Thursday, June 13, 2024

COVID roundup: Almost 1,000 deaths on Thursday, a record for the fourth wave

Mexico recorded its highest single-day death tally of the fourth wave of the coronavirus pandemic on Thursday with almost 1,000 fatalities.

The Health Ministry reported 927 COVID-19 deaths, the highest daily total since September. The high single-day count came after 743 fatalities were reported Wednesday.

Mexico’s official COVID-19 death toll rose to 311,554 on Thursday, the fifth highest total in the world.

The Health Ministry also reported 34,261 additional confirmed cases, lifting the country’s accumulated tally above 5.22 million.

There are 127,688 estimated active cases, a significant reduction compared to earlier in the omicron-fueled fourth wave when the figure rose above 300,000.

Colima has the highest number of active cases on a per capita basis with 450 per 100,000 people. Baja California Sur, Mexico City, Nayarit and Tlaxcala rank second to fifth.

Mexico City has the highest total number of active cases with over 25,000 followed by neighboring México state with almost 10,000.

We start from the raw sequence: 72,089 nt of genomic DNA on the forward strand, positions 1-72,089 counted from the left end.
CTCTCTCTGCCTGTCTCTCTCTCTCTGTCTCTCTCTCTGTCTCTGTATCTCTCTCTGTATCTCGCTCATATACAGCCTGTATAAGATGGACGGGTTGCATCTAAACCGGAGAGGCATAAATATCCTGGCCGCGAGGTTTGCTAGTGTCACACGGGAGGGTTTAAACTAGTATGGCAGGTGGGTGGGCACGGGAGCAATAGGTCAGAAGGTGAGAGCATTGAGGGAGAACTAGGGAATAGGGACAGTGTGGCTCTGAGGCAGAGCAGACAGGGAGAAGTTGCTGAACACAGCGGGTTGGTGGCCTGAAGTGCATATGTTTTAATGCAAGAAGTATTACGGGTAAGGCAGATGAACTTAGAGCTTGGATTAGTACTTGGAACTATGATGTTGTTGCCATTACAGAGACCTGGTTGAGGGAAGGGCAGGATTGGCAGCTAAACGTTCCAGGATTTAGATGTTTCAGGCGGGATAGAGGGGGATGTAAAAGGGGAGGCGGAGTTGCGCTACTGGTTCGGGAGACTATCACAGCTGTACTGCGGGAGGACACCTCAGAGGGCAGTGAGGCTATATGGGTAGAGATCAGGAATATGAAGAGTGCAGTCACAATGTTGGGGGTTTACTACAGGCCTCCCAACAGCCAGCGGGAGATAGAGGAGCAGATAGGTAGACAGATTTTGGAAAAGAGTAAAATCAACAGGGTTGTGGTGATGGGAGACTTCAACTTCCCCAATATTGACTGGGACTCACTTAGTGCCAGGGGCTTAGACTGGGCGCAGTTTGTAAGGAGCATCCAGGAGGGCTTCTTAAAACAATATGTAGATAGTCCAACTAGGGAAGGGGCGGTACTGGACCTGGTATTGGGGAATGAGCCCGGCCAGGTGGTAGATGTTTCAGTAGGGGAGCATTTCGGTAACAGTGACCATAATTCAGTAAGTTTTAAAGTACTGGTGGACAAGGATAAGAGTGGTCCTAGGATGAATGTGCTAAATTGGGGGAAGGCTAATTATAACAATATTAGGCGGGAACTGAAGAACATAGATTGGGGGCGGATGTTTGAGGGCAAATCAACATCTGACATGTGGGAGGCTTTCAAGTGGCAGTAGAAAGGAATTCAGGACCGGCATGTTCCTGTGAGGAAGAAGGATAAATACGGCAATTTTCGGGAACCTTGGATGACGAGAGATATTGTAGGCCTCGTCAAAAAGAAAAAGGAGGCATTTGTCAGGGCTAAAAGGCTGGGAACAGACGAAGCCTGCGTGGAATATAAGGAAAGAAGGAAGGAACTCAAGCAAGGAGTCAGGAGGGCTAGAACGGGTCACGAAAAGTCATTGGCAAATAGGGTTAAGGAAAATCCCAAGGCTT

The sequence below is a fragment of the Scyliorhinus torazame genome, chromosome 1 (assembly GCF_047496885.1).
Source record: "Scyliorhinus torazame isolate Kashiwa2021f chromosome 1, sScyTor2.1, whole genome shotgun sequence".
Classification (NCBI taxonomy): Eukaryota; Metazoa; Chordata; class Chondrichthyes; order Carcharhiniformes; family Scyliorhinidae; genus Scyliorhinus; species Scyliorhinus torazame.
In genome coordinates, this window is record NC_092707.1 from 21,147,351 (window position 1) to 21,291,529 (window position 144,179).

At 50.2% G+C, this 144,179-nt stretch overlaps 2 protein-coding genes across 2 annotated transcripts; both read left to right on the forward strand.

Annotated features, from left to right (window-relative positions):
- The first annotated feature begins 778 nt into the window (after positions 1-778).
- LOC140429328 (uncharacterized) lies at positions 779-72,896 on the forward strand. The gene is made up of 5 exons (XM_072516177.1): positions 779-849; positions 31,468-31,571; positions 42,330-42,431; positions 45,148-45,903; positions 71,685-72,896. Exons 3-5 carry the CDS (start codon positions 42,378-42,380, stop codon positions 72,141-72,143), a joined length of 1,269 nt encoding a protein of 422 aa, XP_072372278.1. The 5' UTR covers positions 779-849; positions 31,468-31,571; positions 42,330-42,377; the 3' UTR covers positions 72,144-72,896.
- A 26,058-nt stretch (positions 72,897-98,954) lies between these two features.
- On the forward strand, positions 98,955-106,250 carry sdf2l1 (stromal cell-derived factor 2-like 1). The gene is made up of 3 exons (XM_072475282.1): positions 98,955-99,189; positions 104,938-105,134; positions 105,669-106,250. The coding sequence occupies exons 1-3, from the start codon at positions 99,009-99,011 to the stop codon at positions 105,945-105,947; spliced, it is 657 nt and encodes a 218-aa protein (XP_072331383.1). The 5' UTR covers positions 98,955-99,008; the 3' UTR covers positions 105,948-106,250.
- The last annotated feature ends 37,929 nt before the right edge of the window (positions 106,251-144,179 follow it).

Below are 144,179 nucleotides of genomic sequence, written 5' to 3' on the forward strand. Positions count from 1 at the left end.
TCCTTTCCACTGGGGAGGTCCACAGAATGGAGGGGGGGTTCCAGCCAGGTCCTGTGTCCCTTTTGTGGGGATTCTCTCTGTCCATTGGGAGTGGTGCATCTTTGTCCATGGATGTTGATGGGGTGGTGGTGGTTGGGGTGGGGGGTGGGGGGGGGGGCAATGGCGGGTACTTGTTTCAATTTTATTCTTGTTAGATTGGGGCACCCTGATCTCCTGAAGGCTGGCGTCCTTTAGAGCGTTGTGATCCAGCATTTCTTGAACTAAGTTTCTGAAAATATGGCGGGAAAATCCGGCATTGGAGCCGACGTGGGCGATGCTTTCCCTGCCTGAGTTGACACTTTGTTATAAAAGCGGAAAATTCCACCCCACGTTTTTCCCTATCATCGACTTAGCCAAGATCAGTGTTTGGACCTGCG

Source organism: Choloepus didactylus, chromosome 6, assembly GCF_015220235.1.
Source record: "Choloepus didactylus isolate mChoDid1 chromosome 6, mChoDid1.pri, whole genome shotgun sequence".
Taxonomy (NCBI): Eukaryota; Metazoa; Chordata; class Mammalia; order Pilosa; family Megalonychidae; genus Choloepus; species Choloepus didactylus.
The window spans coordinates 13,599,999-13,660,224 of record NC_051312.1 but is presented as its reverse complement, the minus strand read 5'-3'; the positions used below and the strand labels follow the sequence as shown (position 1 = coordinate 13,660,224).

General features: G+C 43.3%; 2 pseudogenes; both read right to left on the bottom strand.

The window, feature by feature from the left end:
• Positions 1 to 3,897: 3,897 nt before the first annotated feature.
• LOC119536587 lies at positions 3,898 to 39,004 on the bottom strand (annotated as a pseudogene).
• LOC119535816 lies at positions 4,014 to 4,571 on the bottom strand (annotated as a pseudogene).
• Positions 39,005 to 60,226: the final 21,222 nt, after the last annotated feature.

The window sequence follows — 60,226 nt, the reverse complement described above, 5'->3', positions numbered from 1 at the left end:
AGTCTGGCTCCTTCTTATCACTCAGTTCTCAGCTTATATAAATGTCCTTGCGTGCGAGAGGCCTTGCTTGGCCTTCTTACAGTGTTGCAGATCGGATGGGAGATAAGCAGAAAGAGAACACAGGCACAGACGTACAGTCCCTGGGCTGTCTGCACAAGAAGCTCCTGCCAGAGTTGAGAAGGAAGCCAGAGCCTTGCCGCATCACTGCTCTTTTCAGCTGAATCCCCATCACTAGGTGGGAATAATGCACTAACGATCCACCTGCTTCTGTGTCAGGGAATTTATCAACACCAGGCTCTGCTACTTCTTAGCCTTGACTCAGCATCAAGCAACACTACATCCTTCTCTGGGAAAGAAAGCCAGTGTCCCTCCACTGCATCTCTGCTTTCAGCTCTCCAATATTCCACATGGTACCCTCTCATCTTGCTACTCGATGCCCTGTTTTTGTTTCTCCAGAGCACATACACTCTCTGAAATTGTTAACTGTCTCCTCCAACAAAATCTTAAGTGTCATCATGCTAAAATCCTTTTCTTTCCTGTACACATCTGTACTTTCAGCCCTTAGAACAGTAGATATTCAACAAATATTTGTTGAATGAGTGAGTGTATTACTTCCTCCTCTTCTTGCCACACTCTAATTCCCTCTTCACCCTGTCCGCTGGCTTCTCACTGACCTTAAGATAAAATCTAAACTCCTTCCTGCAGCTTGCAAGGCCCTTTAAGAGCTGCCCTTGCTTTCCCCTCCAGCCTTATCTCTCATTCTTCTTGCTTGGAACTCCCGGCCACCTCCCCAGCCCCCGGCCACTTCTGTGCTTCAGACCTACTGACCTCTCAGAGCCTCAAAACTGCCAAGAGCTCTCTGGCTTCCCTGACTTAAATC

The occupancy rate for both general care hospital beds and beds with ventilators decreased 1% between Wednesday and Thursday to 36% and 25%, respectively.

The Health Ministry said the national hospital occupancy rate is 70% below the pandemic peak, recorded during the second wave in January 2021.

Mexico News Daily 

Have something to say? Paid Subscribers get all access to make & read comments.
Refugees displaced by an armed attack on their Chiapas town stand in the bleachers of a open air sports court and look at proceedings below through a protective wire fence

Over 4,000 residents flee Chiapas town following armed attack

Thousands in the Chiapas town who fled a June 4 armed attack by a criminal group refuse to go home until authorities can ensure their safety.
An endangered vaquita swimming in the ocean

May vaquita porpoise survey finds fewer specimens than in 2023

The survey, which takes place annually in Mexico’s Upper Gulf of California, recorded the lowest-ever number of individual vaquitas.
Man in uniform and hard hat spraying auditorium seats for mosquitos, surrounded by pesticide fumes.

Study shows dengue cases in Mexico primed for widespread expansion

As dengue cases in Mexico continue to rise in 2024, a new study predicts that the mosquito-borne virus will affect 81% of Mexico by 2039.